We have broadcast arrangements with many major cable subscriptions like Direct TV, Comcast, and Cox Communications in the US. We’ve also launched our own online streaming app called SBTN Go, where subscribers can access our programming from anywhere in the world 24/7. It works like Netflix or Prime Video on platforms such as Apple TV, Amazon Fire TV, and Roku.
Our main audience is the Vietnamese-speaking community. Many years ago, we had programs in English to attract younger audiences who were maybe less proficient in Vietnamese. These never gained much traction, though we are thinking of bringing something like this back again.
What are some of the station’s major challenges?
The current political polarization in the country has deeply divided the Vietnamese American community. This situation has also affected our business. In 2015, we had a base of 70,000 subscribers. But ever since Donald Trump got elected president in 2016, we’ve lost about 50% of our subscriptions simply because we’re not supporting Trump, although we consider our reporting more or less neutral. And like others in the media industry, we took another big hit with the economic downturn during the pandemic as our advertising revenue nosedived. We’re still in recovery mode.
Why is Russia’s invasion of Ukraine a political unifier in the Vietnamese community?
While politics about Trump divides the Vietnamese American community, the Russia-Ukraine war is a unifier. At the end of the Vietnam War, millions of Vietnamese lives were lost and millions more scattered around the world. The scars are still deep. Last year, when President Biden pulled US troops out of Afghanistan, images of how Kabul quickly fell and of Afghans struggling to flee their country eerily resembled our own experience.
Our people are very sensitive and attuned to geopolitics and war. We see the parallels between Russia’s uneasy relations in Eastern Europe and China’s tumultuous relations in Asia. The fear of potential war in the Pacific between China, North Korea, South Korea, Vietnam, and Taiwan is real. If the Russia-Ukraine war expanded, it could also spread to Asia due to political and economic linkages. So, although our community is divided, we’re of one mind in that we support Ukraine in its fight for independence and sovereignty and to stop Russia’s expansion.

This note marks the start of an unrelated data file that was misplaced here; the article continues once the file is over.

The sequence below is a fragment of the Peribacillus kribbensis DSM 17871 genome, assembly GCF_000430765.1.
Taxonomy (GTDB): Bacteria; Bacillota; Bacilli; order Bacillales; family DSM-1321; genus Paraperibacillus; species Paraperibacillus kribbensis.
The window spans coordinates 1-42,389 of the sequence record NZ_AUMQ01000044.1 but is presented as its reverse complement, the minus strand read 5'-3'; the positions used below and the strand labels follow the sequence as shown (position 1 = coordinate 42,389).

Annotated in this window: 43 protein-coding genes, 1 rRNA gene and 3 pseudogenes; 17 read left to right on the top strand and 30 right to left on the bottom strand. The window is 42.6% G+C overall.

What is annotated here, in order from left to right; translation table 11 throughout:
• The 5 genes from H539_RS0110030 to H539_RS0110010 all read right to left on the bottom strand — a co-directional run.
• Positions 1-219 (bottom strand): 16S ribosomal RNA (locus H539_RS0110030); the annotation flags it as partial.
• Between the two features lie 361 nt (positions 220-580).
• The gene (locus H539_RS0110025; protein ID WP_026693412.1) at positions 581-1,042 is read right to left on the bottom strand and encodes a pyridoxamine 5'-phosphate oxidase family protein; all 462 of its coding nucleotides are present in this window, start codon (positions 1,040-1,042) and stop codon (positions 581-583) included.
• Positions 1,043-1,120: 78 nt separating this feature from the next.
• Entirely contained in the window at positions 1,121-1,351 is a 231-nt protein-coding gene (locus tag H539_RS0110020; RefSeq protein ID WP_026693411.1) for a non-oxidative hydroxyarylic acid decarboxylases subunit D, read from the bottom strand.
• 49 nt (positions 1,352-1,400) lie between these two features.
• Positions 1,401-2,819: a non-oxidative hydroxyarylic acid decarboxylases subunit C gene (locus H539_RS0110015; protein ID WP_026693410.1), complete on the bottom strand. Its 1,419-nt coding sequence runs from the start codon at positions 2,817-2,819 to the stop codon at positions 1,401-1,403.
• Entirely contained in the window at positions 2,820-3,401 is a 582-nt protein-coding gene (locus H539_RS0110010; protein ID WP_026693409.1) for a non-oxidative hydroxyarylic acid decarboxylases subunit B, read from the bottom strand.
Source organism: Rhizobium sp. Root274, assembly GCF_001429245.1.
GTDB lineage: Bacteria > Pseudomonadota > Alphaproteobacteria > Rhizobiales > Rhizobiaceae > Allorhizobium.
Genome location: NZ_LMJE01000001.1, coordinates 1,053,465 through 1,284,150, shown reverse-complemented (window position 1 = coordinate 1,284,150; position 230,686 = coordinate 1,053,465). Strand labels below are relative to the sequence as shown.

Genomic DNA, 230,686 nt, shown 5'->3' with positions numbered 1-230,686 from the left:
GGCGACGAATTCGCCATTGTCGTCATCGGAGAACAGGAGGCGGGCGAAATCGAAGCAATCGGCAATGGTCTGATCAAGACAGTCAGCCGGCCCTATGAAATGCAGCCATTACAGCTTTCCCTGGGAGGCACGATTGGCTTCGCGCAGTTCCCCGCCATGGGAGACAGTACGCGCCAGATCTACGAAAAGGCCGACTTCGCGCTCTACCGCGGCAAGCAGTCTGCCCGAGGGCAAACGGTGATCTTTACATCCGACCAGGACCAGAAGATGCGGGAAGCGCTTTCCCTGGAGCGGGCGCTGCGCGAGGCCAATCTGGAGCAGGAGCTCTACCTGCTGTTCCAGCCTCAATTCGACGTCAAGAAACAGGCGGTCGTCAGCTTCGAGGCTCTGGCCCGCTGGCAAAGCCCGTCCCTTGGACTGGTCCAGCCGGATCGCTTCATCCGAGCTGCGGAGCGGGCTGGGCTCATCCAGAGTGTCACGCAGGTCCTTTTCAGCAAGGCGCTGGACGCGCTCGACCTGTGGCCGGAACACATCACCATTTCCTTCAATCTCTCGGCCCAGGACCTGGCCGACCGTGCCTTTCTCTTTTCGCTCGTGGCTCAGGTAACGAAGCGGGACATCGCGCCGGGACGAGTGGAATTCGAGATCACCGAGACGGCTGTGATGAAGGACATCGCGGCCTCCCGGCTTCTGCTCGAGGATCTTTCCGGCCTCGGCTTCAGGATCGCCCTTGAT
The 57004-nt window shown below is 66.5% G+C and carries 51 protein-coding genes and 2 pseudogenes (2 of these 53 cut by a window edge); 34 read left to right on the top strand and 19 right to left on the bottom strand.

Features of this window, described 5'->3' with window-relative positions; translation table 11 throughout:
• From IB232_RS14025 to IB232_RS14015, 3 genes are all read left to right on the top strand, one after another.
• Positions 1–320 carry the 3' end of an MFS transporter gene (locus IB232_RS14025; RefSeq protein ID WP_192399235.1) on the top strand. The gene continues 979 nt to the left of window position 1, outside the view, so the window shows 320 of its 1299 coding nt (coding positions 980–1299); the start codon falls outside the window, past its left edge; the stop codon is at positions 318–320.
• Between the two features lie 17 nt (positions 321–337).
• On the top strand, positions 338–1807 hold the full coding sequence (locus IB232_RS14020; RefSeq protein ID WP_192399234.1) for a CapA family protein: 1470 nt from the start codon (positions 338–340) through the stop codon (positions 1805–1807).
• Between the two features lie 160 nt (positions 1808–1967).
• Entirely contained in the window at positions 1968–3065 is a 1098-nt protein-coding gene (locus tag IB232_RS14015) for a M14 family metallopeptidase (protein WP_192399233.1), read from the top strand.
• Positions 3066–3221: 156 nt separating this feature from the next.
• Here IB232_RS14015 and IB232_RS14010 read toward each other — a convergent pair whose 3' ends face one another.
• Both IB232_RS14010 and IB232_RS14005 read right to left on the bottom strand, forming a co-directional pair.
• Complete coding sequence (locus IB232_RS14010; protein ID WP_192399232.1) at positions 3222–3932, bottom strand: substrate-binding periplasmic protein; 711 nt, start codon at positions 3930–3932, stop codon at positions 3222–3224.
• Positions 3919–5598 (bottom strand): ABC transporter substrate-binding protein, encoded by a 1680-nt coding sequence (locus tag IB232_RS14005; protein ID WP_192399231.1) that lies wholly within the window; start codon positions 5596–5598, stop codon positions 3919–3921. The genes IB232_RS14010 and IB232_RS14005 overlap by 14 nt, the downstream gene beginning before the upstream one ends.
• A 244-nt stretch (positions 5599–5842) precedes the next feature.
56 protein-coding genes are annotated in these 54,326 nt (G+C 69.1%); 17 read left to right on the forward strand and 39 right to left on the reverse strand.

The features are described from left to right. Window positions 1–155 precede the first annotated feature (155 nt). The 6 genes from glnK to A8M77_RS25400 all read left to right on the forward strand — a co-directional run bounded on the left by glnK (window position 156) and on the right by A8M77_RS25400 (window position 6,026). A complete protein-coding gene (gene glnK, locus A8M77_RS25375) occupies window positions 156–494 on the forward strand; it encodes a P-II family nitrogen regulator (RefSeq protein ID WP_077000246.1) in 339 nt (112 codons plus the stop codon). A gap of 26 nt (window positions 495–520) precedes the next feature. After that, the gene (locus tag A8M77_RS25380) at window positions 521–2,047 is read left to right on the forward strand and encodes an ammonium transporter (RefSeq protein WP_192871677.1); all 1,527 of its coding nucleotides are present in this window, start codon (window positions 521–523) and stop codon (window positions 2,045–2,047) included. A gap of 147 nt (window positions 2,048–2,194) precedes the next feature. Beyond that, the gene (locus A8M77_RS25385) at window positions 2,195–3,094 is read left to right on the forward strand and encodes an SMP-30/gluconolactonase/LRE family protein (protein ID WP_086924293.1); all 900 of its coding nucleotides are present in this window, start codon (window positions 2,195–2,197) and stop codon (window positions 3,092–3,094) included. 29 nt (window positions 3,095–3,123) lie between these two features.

SBTN not only covers the Russia-Ukraine war extensively but has also raised money for Ukrainian refugees?
Members of the Vietnamese diaspora are essentially victims of war. We understand and are sympathetic to the plight of Afghan and Ukrainian refugees. And we want to pitch in to help. SBTN dispatched two reporters to Poland to cover the war from the ground level. We post daily reports on what’s happening over there from the fighting to the experience of Ukrainian refugees. Last year, we raised about $160,000 which we donated to organizations helping to resettle Afghan refugees in the US.
Shortly after Russia invaded Ukraine, we knew there would be massive destruction, lives lost, and displacement of people. So we started a fund drive, “For Ukraine From Overseas Vietnamese With Love,” to provide aid to Ukrainian refugees and to show that the Vietnamese diaspora is with them.
The outpouring of support has been incredible. We even received donations from the folks who canceled their subscriptions because of different political opinions. To date, we have raised $300,094.27. We donated this money to two humanitarian organizations: $60,094.10 to “White Ribbon USA” on March 23 and $239,615.17 to the Ukraine Red Cross on April 6.